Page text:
In 1456, the pilgrimage to Santiago de Compostela according to the book of Tim Heaton, The Long Road to Heaven: A Lent Course Based on the Film "The Way" would have earned you remission of a third of your sins; if you died on the route, total remission; and, for hearing Mass in the Cathedral, 200 days off purgatory. A certificate called, Compostelana, was issued upon completion of the pilgrimage. This is still a practice today but it may not have the same force as it did in the past.
During the Middle Ages, villages along the way welcomed the pilgrims as this earned them indulgence as well. Eventually, monasteries, hospitals, hostels and eateries sprouted to provide protection and services to the many who took the pilgrimage.
A Pilgrim on his Way to Santiago de Compostela
The Camino Routes
Over time, routes trudged became popular as success built on success and more people were drawn to this place not just by a devotion to St. James but for reasons such as trading, learning, health, or sports. Some of the Chaucerian revels must have been an annual summer spectacle, avoided no doubt by the devout.
Today, information is available for each of the major routes for Europe including maps, hostel information, and details on the towns and villages along the paths. Companies are there to plan your routes for you and make all the arrangements. The routes are well marked so it is easy to do this on your own. And, within Spain, you can hike on these trails through absolutely stunning countryside.
1. Camino Frances
The French Way, as it is called in English, is the most popular. It starts in St Jean Pied de Port on the French side of the Pyrenees and finishes in Santiago passing by the major cities of Pamplona, Burgos and Leon. About 780 kms., it usually takes people a month to walk and about 2 weeks to cycle. It is a stunner.
2. Via de Plata
The longest formal route to Santiago, it has 1000 kms. to trudge for about 6 to 8 weeks. You will go through Sevilla, Badajoz, Caceres, Salamanca and Zamora, Orense, Pontevendra and La Coruna. Serious boots are needed, but what an adventure.
3. Camino del Norte
This is the oldest route taken by pilgrims when most of Spain was still under the Moors so it followed the coast to avoid the bandits. It starts from the small town of Irun following the coast until Galicia where it joins the Camino Frances in Arzua. The distance is about 825 kms.
4. Camino Ingles
Started in the 12th century, this was a popular route for pilgrims coming from England, Scotland, Ireland and the Nordic countries. It is the shortest way starting from Ferrol or A Coruna after you have arrived by boat. If you want your Compostelana, you need 100 kms. of walking. Ferrol will give you 118 kms. while A Coruna, only 74 kms. You can easily walk this route in 3-5 days. Do not bring any footballs! The Spanish will thrash you and subtract miles.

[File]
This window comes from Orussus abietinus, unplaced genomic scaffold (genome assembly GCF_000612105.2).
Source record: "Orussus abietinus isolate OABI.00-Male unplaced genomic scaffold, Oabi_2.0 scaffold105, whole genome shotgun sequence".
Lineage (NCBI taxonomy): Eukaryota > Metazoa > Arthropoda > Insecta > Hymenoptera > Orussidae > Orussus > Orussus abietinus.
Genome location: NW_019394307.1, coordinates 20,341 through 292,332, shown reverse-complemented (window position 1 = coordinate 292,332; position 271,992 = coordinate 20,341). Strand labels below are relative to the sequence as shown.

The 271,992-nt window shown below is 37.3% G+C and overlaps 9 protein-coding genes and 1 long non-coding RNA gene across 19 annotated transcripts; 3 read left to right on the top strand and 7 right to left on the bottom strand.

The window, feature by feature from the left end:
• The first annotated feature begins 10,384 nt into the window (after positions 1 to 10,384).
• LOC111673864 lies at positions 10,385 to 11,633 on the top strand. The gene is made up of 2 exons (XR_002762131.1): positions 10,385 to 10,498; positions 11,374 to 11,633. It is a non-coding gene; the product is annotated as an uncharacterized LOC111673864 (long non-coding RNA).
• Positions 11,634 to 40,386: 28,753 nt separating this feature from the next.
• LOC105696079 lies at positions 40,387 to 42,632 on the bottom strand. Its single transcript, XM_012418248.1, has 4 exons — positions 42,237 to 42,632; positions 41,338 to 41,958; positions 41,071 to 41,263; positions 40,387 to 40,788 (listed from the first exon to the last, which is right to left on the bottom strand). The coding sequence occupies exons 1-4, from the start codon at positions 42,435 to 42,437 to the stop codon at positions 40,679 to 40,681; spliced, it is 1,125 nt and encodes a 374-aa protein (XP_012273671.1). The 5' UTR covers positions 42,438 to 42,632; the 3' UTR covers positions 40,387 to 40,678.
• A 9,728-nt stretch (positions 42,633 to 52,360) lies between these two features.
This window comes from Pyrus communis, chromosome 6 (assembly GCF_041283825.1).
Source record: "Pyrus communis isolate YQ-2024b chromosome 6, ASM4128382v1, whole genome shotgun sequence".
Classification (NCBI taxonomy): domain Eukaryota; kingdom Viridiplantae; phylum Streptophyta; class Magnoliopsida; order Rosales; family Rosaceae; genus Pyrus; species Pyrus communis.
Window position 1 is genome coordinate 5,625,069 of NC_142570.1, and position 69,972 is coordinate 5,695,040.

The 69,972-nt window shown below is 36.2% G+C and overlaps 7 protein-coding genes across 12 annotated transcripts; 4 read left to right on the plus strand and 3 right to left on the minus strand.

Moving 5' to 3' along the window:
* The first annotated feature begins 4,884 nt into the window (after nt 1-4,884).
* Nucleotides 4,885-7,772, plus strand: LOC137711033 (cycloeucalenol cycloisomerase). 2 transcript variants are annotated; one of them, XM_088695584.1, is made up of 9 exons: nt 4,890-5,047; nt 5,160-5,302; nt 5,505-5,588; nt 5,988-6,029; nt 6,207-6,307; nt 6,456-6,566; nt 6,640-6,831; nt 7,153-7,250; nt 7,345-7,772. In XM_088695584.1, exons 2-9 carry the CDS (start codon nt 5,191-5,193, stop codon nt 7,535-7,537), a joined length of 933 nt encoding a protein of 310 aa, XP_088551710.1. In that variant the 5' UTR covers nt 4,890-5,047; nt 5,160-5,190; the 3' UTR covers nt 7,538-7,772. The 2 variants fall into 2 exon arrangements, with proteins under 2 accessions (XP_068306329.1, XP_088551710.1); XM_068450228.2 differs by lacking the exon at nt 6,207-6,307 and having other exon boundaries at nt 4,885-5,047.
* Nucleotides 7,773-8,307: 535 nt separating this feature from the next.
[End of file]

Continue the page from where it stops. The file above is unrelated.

5. Camino Portugues
With roots in the middle ages, this route starts at Lisbon, Porto or Tui and will take you 612kms, 240kms or 119kms. Historic towns, cities and monuments displaying the wealth of Portugal and Spain in the Age of Conquest line the routes. It is also naturally beautiful.
6. Camino Primitivo
Having its origin from King Alfonso II of Asturias who walked this route to visit the tomb of St. James, it starts in Oviedo and crosses through Asturias including the villages of Las Regueras, Grado, Salas, Tineo, Pola de Allande and Grandas de Salime before it joins the Camino Frances in Melide.
There are other routes, not just these 6 and depending on your flights, you can join any of these along the way. Many are well sign-posted.
Santiago de Compostela Map
Pilgrim Numbers in Santiago de Compostela
Link to the Pilgrim Office in Santiago de Compostela
- The Pilgrim Office, Santiago de Compostela - CaminoWays.com
This is the official website of the Pilgrim Office of Santiago de Compostela where you can obtain information about the pilgrimage, statistics about the pilgrims who have arrived in Santiago and also the stamp of your completion of your pilgrimage.
Santiago de Compostela: Points of Interest
We drove to Santiago de Compostela from Porto and enjoyed the tiny villages on the way. It was easy to find parking right in the city, an easy walk to the old section. Here are some of the interesting highlights of this place that we enjoyed in our visit.
Casco Historico of Santiago
1. Casco Historico of Santiago
Santiago de Compostela has one of the most beautiful old town centres with its cobbled stones, winding alleyways, medieval squares with houses above the stores and restaurants some of which must have served pilgrims since the medieval times.
Declared a UNESCO World Heritage site, walk around and soak up its history. When you get tired, try some tapas served outdoors and enjoy watching the pilgrims go by. A fully outfitted Dane or Swede with swinging hiking regalia is a site to behold and deserves full applause from the street drinkers.
Try the pulpo a feira as the octopus is mainly associated with this region of Galicia. Octopus is boiled in a copper cauldron, sliced and seasoned with paprika and served with boiled potatoes. Easy on the potatoes. Pair this with wine from Galicia called Albarino, white wine with very little acidity and being in Santiago, heaven it is.